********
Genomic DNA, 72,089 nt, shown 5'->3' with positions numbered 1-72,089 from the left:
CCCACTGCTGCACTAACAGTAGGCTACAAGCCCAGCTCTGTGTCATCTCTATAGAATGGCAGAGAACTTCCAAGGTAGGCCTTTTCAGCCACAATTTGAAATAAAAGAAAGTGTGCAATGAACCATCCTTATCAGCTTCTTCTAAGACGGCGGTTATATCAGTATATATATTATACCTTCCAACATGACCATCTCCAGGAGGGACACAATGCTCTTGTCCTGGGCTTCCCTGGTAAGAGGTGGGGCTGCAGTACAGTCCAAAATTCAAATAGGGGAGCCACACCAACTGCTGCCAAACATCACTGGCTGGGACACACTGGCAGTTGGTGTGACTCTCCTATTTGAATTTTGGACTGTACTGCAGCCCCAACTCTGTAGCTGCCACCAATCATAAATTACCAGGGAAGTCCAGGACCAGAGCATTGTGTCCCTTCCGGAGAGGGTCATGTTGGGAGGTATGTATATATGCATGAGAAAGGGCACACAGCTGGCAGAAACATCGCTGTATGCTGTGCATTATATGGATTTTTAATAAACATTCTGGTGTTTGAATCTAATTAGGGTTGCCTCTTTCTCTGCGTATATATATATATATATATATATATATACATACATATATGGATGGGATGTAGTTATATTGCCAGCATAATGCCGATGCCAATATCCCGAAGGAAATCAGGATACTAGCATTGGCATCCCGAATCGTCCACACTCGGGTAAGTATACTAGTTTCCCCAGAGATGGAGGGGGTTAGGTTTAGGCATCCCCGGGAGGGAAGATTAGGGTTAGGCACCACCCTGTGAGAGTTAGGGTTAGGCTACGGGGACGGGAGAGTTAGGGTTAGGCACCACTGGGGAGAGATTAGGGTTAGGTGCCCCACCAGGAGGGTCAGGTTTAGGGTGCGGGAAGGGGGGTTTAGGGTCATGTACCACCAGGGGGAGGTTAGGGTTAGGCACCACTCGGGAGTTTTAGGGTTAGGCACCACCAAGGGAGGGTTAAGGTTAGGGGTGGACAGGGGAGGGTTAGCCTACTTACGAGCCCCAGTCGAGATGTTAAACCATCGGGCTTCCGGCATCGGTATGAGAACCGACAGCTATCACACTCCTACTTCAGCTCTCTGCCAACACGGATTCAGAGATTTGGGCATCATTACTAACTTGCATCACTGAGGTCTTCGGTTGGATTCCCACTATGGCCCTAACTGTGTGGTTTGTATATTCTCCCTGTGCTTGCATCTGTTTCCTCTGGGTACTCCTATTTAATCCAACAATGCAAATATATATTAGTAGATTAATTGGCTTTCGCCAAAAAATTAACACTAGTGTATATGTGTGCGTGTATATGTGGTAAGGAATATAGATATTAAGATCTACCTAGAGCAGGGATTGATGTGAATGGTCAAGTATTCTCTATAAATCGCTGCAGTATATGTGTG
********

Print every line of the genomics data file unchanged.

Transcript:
Genomic DNA, 72,089 nt, shown 5'->3' with positions numbered 1-72,089 from the left:
CCCACTGCTGCACTAACAGTAGGCTACAAGCCCAGCTCTGTGTCATCTCTATAGAATGGCAGAGAACTTCCAAGGTAGGCCTTTTCAGCCACAATTTGAAATAAAAGAAAGTGTGCAATGAACCATCCTTATCAGCTTCTTCTAAGACGGCGGTTATATCAGTATATATATTATACCTTCCAACATGACCATCTCCAGGAGGGACACAATGCTCTTGTCCTGGGCTTCCCTGGTAAGAGGTGGGGCTGCAGTACAGTCCAAAATTCAAATAGGGGAGCCACACCAACTGCTGCCAAACATCACTGGCTGGGACACACTGGCAGTTGGTGTGACTCTCCTATTTGAATTTTGGACTGTACTGCAGCCCCAACTCTGTAGCTGCCACCAATCATAAATTACCAGGGAAGTCCAGGACCAGAGCATTGTGTCCCTTCCGGAGAGGGTCATGTTGGGAGGTATGTATATATGCATGAGAAAGGGCACACAGCTGGCAGAAACATCGCTGTATGCTGTGCATTATATGGATTTTTAATAAACATTCTGGTGTTTGAATCTAATTAGGGTTGCCTCTTTCTCTGCGTATATATATATATATATATATATATATACATACATATATGGATGGGATGTAGTTATATTGCCAGCATAATGCCGATGCCAATATCCCGAAGGAAATCAGGATACTAGCATTGGCATCCCGAATCGTCCACACTCGGGTAAGTATACTAGTTTCCCCAGAGATGGAGGGGGTTAGGTTTAGGCATCCCCGGGAGGGAAGATTAGGGTTAGGCACCACCCTGTGAGAGTTAGGGTTAGGCTACGGGGACGGGAGAGTTAGGGTTAGGCACCACTGGGGAGAGATTAGGGTTAGGTGCCCCACCAGGAGGGTCAGGTTTAGGGTGCGGGAAGGGGGGTTTAGGGTCATGTACCACCAGGGGGAGGTTAGGGTTAGGCACCACTCGGGAGTTTTAGGGTTAGGCACCACCAAGGGAGGGTTAAGGTTAGGGGTGGACAGGGGAGGGTTAGCCTACTTACGAGCCCCAGTCGAGATGTTAAACCATCGGGCTTCCGGCATCGGTATGAGAACCGACAGCTATCACACTCCTACTTCAGCTCTCTGCCAACACGGATTCAGAGATTTGGGCATCATTACTAACTTGCATCACTGAGGTCTTCGGTTGGATTCCCACTATGGCCCTAACTGTGTGGTTTGTATATTCTCCCTGTGCTTGCATCTGTTTCCTCTGGGTACTCCTATTTAATCCAACAATGCAAATATATATTAGTAGATTAATTGGCTTTCGCCAAAAAATTAACACTAGTGTATATGTGTGCGTGTATATGTGGTAAGGAATATAGATATTAAGATCTACCTAGAGCAGGGATTGATGTGAATGGTCAAGTATTCTCTATAAATCGCTGCAGTATATGTGTG